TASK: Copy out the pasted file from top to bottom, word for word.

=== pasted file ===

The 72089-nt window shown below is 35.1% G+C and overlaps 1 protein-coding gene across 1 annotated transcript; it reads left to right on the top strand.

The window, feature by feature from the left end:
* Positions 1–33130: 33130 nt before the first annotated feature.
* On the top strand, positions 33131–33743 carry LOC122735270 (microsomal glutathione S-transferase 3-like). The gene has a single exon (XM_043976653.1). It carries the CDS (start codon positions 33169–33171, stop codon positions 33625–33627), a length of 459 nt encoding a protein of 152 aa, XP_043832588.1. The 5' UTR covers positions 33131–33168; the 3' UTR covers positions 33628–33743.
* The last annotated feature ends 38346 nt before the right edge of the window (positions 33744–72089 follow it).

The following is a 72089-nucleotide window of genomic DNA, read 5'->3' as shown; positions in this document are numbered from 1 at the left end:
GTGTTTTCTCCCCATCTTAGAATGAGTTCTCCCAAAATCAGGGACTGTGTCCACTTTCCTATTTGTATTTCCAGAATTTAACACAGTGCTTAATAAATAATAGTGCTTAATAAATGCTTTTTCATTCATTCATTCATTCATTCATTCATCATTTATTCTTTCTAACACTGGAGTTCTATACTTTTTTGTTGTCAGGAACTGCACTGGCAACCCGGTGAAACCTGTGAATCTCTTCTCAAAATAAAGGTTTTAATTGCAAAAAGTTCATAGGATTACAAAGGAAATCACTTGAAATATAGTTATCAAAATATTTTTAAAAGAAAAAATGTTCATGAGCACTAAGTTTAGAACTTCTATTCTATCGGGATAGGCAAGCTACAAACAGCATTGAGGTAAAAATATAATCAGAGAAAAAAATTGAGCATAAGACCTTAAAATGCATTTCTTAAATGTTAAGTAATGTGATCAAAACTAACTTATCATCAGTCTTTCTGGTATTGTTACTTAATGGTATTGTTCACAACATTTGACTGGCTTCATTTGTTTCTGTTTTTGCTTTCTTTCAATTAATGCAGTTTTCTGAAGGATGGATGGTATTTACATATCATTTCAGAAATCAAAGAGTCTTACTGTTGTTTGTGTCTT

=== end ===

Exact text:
The 72089-nt window shown below is 35.1% G+C and overlaps 1 protein-coding gene across 1 annotated transcript; it reads left to right on the top strand.

The window, feature by feature from the left end:
* Positions 1–33130: 33130 nt before the first annotated feature.
* On the top strand, positions 33131–33743 carry LOC122735270 (microsomal glutathione S-transferase 3-like). The gene has a single exon (XM_043976653.1). It carries the CDS (start codon positions 33169–33171, stop codon positions 33625–33627), a length of 459 nt encoding a protein of 152 aa, XP_043832588.1. The 5' UTR covers positions 33131–33168; the 3' UTR covers positions 33628–33743.
* The last annotated feature ends 38346 nt before the right edge of the window (positions 33744–72089 follow it).

The following is a 72089-nucleotide window of genomic DNA, read 5'->3' as shown; positions in this document are numbered from 1 at the left end:
GTGTTTTCTCCCCATCTTAGAATGAGTTCTCCCAAAATCAGGGACTGTGTCCACTTTCCTATTTGTATTTCCAGAATTTAACACAGTGCTTAATAAATAATAGTGCTTAATAAATGCTTTTTCATTCATTCATTCATTCATTCATTCATCATTTATTCTTTCTAACACTGGAGTTCTATACTTTTTTGTTGTCAGGAACTGCACTGGCAACCCGGTGAAACCTGTGAATCTCTTCTCAAAATAAAGGTTTTAATTGCAAAAAGTTCATAGGATTACAAAGGAAATCACTTGAAATATAGTTATCAAAATATTTTTAAAAGAAAAAATGTTCATGAGCACTAAGTTTAGAACTTCTATTCTATCGGGATAGGCAAGCTACAAACAGCATTGAGGTAAAAATATAATCAGAGAAAAAAATTGAGCATAAGACCTTAAAATGCATTTCTTAAATGTTAAGTAATGTGATCAAAACTAACTTATCATCAGTCTTTCTGGTATTGTTACTTAATGGTATTGTTCACAACATTTGACTGGCTTCATTTGTTTCTGTTTTTGCTTTCTTTCAATTAATGCAGTTTTCTGAAGGATGGATGGTATTTACATATCATTTCAGAAATCAAAGAGTCTTACTGTTGTTTGTGTCTT